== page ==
- US Open
Donald in final group with Mickelson & HorschelAlex Dimond at Merion June 15, 2013
Luke Donald will play in the final group at Merion on Saturday, with Justin Rose just one three-ball back as the two Englishmen find themselves in the thick of the action as the US Open enters the third round.
Donald will set off at 2.40 pm local time (7.40pm UK time) alongside leaders Phil Mickelson and Billy Horschel, 11 minutes after a penultimate three-ball that will include Rose, Steve Stricker and Australian John Senden.
The United States Golf Association has decided to send players out in three-balls due to the high number of golfers who made the cut, with a two-tee system (players will start on the first and 11th) employed once again in order to try to ensure the third round is completed before darkness.
Mickelson and Horschel, the only two players under-par for the tournament, will begin the third round with the lead at one-under, with Donald, Rose and Stricker just a shot adrift.
Donald plays in the lead group due to the fact he was the first player of the trio in the clubhouse at level-par.
While Donald, who has lived in Chicago for much of his life, is accepted almost as one of their own by the American crowds, avoiding a pairing with home favourite Mickelson might prove a blessing for Rose - especially playing in front of a Philadelphia crowd that has a reputation for being raucous.
"I always enjoy playing Phil, he brings the energy out there," Rose said, when asked on Friday about a potential pairing with the left-hander. "The Philly crowd has been great for me. But obviously Phil, the US Open fan favourite, there'll be a lot of goodwill for him."
On the possibility of some heckling as the tournament moves towards a climax, he added: "I think there's always one smart guy out there who had a few too many drinks. But it's part of being a professional. In golf we get very, very little of that.
"If you're a football player or any other team sport, other sports are patriotic, fans are with their team and against the other team. So that's the way I see it. It's part of the job."
At 32, Justin Rose is the same age as Adam Scott - who finally broke through to win the Masters in April. Thirty-two has been pointed out as an age many players mature into major champions, and Rose is hopeful the same will be true for him.
"I feel that I'm capable of a good week and big week," he added. "I feel like I'm capable of winning these tournaments now. I'm not going to get ahead of myself one little bit. I think that's part of learning your trade, not getting past Friday night. But deep down I believe I can."
Donald and Rose are not the only Englishmen in contention, with Ian Poulter in the fourth-last three-ball on Saturday. He will play with Henrik Stenson and Matthew Goggin.
In between them is the dangerous grouping of Hunter Mahan, Charl Schwartzel and Nicolas Colsaerts.
Poulter was one of the few players still needing to complete their second rounds on Saturday morning. With four of Merion's toughest holes still to navigate, Poulter dropped two shots - at the 16th and 18th - to finish two-over after a second successive round of 71.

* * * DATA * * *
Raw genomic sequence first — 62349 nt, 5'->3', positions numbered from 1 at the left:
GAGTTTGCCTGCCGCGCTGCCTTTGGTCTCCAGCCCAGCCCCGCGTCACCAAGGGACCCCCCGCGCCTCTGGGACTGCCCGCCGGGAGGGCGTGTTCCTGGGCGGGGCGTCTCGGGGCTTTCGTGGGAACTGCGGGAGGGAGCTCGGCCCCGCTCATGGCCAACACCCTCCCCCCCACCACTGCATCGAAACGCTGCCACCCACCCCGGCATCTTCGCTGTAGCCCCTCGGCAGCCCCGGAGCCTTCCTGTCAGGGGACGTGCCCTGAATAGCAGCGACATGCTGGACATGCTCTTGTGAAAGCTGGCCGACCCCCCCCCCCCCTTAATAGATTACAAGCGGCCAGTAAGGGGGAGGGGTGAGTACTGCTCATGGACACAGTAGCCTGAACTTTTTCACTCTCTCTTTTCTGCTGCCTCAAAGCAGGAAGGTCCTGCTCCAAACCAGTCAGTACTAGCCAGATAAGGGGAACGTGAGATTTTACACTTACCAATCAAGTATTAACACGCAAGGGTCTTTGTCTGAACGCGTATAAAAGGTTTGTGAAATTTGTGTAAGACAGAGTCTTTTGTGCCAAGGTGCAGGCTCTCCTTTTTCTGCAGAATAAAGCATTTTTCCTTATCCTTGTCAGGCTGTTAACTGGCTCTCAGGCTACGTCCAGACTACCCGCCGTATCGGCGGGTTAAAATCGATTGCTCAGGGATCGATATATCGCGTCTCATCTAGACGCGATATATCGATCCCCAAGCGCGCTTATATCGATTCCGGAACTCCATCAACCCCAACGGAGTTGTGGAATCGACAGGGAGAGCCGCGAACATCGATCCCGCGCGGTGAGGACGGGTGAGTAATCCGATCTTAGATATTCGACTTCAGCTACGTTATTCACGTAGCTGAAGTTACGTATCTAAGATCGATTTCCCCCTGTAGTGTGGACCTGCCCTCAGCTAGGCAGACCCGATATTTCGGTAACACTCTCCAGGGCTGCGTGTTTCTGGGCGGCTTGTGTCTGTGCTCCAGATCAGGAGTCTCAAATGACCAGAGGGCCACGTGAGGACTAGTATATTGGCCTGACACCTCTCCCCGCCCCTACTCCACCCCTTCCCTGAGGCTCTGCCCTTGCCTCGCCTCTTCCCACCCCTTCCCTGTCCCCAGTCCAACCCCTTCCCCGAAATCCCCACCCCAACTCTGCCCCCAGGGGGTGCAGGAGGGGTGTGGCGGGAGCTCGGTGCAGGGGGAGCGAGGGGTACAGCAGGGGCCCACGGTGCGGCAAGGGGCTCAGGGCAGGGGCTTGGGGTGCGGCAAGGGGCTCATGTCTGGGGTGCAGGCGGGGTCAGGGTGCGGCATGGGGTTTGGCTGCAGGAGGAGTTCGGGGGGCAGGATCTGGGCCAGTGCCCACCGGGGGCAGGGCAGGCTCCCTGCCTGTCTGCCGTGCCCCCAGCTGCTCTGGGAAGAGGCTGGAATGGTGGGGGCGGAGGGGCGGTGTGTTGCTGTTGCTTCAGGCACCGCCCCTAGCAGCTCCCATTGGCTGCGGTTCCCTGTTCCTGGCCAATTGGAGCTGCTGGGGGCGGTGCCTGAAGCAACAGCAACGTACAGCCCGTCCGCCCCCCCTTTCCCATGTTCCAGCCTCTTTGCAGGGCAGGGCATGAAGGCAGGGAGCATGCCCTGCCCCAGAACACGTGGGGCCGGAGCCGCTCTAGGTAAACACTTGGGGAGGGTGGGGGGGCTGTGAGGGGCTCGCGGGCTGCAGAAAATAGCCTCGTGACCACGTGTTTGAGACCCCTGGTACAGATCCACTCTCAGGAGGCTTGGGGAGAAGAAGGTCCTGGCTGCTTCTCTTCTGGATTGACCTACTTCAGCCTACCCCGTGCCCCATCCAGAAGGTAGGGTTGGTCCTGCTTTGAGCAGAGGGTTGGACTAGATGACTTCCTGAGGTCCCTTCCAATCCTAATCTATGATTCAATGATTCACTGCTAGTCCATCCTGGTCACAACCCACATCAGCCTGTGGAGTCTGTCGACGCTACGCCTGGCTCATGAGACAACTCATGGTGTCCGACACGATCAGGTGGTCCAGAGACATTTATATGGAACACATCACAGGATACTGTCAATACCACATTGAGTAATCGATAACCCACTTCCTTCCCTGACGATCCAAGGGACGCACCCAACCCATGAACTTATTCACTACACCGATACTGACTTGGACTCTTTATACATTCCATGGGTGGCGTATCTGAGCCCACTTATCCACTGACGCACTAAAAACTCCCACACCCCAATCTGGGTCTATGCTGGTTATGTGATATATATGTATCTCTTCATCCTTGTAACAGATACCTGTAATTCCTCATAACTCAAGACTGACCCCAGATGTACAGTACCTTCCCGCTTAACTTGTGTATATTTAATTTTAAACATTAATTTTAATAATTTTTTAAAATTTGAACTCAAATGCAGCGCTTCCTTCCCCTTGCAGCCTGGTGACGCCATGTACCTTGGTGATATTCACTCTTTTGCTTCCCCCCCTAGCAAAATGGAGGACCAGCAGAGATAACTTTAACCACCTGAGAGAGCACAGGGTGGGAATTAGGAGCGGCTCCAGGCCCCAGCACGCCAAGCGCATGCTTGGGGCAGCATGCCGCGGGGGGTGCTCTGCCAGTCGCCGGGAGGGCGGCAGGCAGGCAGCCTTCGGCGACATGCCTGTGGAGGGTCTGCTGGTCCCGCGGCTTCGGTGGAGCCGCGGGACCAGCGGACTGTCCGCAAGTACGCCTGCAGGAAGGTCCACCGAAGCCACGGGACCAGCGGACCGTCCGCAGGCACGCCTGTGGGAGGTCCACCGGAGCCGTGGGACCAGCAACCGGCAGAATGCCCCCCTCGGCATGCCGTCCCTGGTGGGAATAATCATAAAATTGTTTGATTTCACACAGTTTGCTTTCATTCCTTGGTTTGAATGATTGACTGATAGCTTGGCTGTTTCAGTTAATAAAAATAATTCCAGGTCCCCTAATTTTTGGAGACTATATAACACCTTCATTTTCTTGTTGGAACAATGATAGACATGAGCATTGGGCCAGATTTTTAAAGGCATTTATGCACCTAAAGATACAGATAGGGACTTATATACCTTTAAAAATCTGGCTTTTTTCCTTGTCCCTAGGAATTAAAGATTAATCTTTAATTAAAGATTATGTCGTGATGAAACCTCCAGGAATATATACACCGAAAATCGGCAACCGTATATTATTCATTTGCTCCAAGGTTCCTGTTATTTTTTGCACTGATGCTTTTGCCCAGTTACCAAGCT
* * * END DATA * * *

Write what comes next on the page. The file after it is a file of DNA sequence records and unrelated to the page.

Despite the late slips, Poulter believes he is firmly in contention heading into Saturday's action.
"I'm right there, I'm right in position and let's look forward to what rounds three and four have," Poulter said. "I'm three off the lead in the US Open. That's the difference of one hole. You can make birdie and someone can make double.
"I'm right in position and right there where I want to be. It's going to be a fun weekend."
The struggles of the late finishers saw Rory McIlroy and Tiger Woods, two players who looked somewhat out-of-sorts on Thursday before shooting impressive rounds of 70 on Friday, move to within a shot of the top ten, at three-over.
The world No. 1 and No. 2 will play their third rounds together, with Gonzalo Fernandez-Castano the final member of a marquee pairing that will tee off at 1.56 pm.
Elsewhere, Padraig Harrington had a chance to win this event last year at Olympic Club and, at four-over this time around, remains hopeful he can sneak into contention once again before the tournament is complete.
"There's plenty of potential in my game," the three-time major champion said. "We all love a bit of potential. There's possibilities - so I've got to trust it for the weekend and let it happen.
"I think I need two good rounds, to be honest with you. We'll wait and see."
The travails of many of the late starters saw the cut line eventually drift to eight-over - allowing the likes of Sergio Garcia (+6), Adam Scott (+7) and Lee Westwood (+7) all to play on into the weekend.
If Harrington feels he needs two good rounds to get into contention, however, then those further behind him might just settle for avoiding embarrassment over the remainder of this weekend.
Much was made of how easy might play this week, but the final cut-line does not support that pre-tournament theory. When the tournament was held here in 1971, the half-way cut was also eight-over.
In 1981 it was a shot better off, at seven-over.